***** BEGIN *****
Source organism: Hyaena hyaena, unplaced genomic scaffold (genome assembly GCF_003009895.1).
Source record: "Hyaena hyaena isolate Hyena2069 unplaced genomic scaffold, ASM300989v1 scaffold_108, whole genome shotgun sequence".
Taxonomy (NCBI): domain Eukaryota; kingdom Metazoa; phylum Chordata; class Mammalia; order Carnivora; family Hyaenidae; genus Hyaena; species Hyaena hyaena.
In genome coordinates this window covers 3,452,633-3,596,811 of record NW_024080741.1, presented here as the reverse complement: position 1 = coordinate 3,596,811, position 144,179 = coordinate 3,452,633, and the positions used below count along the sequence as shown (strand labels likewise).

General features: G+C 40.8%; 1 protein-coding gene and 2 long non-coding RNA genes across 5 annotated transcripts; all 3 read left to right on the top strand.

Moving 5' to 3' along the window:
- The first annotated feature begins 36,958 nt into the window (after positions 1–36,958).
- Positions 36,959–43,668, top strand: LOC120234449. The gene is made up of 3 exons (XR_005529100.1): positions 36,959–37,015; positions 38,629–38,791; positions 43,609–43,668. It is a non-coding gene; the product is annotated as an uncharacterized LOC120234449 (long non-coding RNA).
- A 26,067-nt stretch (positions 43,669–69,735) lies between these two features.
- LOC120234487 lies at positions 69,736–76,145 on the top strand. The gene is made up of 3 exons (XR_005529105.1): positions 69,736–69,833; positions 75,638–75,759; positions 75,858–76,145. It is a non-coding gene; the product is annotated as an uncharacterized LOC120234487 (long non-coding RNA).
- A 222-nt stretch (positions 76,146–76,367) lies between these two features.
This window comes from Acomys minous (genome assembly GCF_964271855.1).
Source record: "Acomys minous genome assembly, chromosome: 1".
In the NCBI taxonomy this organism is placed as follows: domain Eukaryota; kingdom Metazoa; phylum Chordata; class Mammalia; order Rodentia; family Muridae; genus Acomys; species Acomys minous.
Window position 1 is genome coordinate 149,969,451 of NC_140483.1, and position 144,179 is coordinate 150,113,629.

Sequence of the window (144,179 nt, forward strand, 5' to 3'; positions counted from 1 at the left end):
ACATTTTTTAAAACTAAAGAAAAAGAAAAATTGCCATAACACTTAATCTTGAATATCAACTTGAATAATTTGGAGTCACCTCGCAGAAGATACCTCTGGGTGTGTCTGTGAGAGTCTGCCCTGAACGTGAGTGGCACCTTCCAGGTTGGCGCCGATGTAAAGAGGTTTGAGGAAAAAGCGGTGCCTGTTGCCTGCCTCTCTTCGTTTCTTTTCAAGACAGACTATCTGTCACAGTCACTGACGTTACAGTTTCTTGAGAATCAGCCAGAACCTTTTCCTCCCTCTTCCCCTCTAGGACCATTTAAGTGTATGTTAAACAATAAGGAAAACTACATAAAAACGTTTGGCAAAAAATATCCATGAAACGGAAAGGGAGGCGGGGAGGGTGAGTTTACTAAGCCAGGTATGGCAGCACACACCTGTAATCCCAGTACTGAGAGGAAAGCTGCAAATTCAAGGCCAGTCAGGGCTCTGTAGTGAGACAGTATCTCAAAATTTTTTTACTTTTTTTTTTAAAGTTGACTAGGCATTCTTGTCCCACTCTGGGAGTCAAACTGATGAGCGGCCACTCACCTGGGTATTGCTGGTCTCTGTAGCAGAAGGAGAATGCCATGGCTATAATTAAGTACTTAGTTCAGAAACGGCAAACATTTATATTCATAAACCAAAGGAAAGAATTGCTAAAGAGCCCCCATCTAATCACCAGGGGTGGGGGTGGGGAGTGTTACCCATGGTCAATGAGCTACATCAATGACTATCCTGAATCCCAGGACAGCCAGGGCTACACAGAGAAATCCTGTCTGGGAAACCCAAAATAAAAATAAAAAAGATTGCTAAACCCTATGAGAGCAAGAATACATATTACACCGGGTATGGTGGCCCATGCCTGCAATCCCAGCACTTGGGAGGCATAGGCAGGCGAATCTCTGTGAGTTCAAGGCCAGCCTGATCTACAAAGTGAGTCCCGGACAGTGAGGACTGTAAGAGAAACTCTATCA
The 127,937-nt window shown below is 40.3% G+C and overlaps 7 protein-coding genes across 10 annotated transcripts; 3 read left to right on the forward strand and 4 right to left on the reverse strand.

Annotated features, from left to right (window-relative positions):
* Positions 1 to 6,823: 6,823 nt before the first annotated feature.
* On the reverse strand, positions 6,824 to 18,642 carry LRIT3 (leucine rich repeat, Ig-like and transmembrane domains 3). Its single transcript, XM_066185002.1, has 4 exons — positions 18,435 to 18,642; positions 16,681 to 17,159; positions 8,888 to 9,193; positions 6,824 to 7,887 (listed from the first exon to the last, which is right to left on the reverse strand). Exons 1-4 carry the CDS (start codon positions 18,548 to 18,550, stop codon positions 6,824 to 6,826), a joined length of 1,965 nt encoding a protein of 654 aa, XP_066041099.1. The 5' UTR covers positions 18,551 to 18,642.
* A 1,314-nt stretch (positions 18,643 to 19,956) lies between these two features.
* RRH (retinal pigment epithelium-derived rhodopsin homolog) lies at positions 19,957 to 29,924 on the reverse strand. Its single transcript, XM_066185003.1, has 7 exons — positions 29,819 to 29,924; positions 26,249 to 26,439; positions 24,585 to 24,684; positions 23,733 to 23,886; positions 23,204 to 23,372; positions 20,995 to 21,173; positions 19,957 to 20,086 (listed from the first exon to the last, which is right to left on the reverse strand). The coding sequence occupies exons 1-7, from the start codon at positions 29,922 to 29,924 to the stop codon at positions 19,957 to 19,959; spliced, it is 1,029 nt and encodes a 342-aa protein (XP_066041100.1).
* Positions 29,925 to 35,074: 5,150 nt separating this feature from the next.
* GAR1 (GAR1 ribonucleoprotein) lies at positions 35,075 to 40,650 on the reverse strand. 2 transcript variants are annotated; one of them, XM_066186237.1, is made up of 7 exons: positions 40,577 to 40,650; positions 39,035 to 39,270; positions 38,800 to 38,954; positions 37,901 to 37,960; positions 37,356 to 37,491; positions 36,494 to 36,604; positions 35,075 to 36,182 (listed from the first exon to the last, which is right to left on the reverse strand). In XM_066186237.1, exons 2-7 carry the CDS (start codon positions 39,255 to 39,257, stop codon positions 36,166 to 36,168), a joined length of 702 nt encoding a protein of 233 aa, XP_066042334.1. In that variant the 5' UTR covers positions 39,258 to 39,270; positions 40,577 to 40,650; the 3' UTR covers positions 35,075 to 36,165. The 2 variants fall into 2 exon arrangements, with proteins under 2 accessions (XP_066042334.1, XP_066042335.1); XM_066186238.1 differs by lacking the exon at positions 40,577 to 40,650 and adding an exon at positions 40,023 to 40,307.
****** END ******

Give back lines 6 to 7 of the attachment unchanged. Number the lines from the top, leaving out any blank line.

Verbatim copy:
Moving 5' to 3' along the window:
- The first annotated feature begins 36,958 nt into the window (after positions 1–36,958).